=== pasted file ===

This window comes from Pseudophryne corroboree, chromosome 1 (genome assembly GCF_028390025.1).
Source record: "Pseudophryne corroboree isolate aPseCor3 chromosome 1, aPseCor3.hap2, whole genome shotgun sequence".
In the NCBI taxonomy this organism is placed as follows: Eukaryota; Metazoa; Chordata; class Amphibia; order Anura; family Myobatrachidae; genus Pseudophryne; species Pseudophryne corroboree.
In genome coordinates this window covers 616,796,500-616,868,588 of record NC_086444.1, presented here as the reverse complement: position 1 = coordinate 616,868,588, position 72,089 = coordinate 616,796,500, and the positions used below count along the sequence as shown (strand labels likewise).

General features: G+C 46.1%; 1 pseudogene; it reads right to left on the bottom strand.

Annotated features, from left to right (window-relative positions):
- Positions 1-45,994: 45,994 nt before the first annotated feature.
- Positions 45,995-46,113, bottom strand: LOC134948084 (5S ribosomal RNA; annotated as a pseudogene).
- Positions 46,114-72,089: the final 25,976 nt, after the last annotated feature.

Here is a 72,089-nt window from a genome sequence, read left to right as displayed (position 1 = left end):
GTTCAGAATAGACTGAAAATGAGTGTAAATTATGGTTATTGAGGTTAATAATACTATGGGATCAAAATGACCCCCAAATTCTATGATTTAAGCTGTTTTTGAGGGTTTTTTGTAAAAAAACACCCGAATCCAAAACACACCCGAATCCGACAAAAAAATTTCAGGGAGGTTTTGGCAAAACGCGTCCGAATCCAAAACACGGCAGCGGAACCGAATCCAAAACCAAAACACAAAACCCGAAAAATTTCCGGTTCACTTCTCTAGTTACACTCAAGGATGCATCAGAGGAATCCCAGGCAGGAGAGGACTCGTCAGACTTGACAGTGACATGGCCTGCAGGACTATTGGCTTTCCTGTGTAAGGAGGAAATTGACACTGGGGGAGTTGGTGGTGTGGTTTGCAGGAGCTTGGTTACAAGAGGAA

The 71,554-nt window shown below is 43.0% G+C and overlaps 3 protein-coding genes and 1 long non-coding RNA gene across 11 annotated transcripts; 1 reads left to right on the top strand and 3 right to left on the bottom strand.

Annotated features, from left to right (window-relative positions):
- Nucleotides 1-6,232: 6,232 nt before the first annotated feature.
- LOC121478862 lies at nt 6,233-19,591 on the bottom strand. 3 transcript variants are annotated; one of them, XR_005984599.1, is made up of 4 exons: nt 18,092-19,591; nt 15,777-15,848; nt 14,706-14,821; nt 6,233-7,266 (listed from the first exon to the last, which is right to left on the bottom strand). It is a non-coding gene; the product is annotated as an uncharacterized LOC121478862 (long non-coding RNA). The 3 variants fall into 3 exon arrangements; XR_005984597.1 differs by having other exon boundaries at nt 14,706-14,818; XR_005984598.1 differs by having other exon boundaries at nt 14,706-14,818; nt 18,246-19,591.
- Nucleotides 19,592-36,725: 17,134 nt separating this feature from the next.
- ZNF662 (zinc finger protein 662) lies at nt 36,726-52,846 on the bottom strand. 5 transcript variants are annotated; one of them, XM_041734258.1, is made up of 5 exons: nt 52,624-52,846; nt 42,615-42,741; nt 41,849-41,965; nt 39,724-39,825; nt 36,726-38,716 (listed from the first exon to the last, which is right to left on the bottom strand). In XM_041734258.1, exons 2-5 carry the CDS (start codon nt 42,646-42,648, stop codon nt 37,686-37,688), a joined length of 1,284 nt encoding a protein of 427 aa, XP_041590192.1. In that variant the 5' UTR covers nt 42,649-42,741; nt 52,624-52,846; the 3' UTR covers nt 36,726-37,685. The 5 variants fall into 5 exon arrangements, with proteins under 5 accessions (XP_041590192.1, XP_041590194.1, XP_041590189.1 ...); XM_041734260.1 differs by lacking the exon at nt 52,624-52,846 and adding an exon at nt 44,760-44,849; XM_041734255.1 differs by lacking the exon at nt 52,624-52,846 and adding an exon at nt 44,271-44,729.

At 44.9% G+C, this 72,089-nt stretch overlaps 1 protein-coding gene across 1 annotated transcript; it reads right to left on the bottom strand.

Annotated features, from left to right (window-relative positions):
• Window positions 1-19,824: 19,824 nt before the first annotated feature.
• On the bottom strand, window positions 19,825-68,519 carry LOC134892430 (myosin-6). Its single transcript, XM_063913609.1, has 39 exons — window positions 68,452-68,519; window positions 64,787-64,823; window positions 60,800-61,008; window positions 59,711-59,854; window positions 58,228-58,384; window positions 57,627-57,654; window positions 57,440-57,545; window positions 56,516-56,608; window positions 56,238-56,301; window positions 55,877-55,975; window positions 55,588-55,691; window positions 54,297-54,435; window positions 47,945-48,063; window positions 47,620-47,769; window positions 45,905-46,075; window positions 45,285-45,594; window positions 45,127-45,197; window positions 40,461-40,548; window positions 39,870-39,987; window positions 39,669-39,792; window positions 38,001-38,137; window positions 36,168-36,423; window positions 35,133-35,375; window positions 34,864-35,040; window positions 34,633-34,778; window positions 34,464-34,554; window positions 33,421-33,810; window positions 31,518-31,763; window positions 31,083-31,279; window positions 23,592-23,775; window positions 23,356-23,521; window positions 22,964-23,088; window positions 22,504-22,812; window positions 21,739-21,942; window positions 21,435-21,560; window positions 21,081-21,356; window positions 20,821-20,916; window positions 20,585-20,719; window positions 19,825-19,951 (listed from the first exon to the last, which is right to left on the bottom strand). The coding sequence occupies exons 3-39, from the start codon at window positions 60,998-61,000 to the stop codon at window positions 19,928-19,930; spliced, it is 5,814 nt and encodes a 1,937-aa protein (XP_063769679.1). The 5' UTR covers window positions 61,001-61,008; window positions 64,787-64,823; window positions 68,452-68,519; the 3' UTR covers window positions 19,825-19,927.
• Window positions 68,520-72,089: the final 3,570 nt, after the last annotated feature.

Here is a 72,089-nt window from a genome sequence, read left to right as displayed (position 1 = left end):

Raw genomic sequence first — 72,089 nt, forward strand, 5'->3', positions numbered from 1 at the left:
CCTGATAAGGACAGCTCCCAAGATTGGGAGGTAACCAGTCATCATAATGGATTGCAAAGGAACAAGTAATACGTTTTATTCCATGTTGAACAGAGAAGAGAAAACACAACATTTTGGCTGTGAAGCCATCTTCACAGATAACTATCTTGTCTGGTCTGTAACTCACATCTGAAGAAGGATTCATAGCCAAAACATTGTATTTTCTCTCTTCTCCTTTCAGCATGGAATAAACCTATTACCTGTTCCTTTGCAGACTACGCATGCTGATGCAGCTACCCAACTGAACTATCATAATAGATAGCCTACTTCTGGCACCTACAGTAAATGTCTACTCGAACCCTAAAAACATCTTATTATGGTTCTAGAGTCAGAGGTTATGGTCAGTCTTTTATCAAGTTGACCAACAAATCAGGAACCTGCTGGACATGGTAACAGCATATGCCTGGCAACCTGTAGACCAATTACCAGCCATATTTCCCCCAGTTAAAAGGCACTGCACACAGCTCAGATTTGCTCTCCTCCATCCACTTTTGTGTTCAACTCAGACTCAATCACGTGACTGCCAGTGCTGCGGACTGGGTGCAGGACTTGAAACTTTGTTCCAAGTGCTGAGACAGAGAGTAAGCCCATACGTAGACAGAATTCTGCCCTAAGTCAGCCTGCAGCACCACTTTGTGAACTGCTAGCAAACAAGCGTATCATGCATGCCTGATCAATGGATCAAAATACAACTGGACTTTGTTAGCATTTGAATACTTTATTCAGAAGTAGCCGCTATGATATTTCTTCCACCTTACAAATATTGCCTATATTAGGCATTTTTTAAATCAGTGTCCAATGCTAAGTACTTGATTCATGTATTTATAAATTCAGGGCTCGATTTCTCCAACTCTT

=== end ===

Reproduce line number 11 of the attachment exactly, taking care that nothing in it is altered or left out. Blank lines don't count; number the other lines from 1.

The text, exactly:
GTTCAGAATAGACTGAAAATGAGTGTAAATTATGGTTATTGAGGTTAATAATACTATGGGATCAAAATGACCCCCAAATTCTATGATTTAAGCTGTTTTTGAGGGTTTTTTGTAAAAAAACACCCGAATCCAAAACACACCCGAATCCGACAAAAAAATTTCAGGGAGGTTTTGGCAAAACGCGTCCGAATCCAAAACACGGCAGCGGAACCGAATCCAAAACCAAAACACAAAACCCGAAAAATTTCCGGTTCACTTCTCTAGTTACACTCAAGGATGCATCAGAGGAATCCCAGGCAGGAGAGGACTCGTCAGACTTGACAGTGACATGGCCTGCAGGACTATTGGCTTTCCTGTGTAAGGAGGAAATTGACACTGGGGGAGTTGGTGGTGTGGTTTGCAGGAGCTTGGTTACAAGAGGAA